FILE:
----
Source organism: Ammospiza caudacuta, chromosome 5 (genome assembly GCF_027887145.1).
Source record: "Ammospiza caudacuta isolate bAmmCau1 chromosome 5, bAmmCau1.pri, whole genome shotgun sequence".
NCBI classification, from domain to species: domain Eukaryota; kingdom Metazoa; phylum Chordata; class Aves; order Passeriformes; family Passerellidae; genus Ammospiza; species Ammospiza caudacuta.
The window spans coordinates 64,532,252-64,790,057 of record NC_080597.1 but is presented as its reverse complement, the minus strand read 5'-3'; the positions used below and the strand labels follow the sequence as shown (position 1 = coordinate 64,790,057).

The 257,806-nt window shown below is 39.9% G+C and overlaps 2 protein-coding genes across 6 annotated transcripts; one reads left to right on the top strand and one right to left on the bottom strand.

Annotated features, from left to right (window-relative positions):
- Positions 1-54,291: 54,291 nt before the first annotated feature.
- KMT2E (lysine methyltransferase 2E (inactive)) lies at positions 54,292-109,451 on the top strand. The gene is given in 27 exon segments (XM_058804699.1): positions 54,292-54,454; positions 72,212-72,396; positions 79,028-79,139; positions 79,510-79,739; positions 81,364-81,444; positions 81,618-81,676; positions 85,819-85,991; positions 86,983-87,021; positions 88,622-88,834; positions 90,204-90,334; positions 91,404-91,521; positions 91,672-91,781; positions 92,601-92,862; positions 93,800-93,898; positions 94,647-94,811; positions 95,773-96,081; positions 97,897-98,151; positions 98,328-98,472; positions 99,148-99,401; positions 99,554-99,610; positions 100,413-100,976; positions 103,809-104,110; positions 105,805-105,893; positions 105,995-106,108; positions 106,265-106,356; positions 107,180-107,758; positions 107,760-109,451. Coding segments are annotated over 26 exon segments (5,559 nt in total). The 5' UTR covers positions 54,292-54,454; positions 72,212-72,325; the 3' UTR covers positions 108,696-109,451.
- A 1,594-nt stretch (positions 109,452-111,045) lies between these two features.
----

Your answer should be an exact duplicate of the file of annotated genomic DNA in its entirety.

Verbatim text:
Source organism: Ammospiza caudacuta, chromosome 5 (genome assembly GCF_027887145.1).
Source record: "Ammospiza caudacuta isolate bAmmCau1 chromosome 5, bAmmCau1.pri, whole genome shotgun sequence".
NCBI classification, from domain to species: domain Eukaryota; kingdom Metazoa; phylum Chordata; class Aves; order Passeriformes; family Passerellidae; genus Ammospiza; species Ammospiza caudacuta.
The window spans coordinates 64,532,252-64,790,057 of record NC_080597.1 but is presented as its reverse complement, the minus strand read 5'-3'; the positions used below and the strand labels follow the sequence as shown (position 1 = coordinate 64,790,057).

The 257,806-nt window shown below is 39.9% G+C and overlaps 2 protein-coding genes across 6 annotated transcripts; one reads left to right on the top strand and one right to left on the bottom strand.

Annotated features, from left to right (window-relative positions):
- Positions 1-54,291: 54,291 nt before the first annotated feature.
- KMT2E (lysine methyltransferase 2E (inactive)) lies at positions 54,292-109,451 on the top strand. The gene is given in 27 exon segments (XM_058804699.1): positions 54,292-54,454; positions 72,212-72,396; positions 79,028-79,139; positions 79,510-79,739; positions 81,364-81,444; positions 81,618-81,676; positions 85,819-85,991; positions 86,983-87,021; positions 88,622-88,834; positions 90,204-90,334; positions 91,404-91,521; positions 91,672-91,781; positions 92,601-92,862; positions 93,800-93,898; positions 94,647-94,811; positions 95,773-96,081; positions 97,897-98,151; positions 98,328-98,472; positions 99,148-99,401; positions 99,554-99,610; positions 100,413-100,976; positions 103,809-104,110; positions 105,805-105,893; positions 105,995-106,108; positions 106,265-106,356; positions 107,180-107,758; positions 107,760-109,451. Coding segments are annotated over 26 exon segments (5,559 nt in total). The 5' UTR covers positions 54,292-54,454; positions 72,212-72,325; the 3' UTR covers positions 108,696-109,451.
- A 1,594-nt stretch (positions 109,452-111,045) lies between these two features.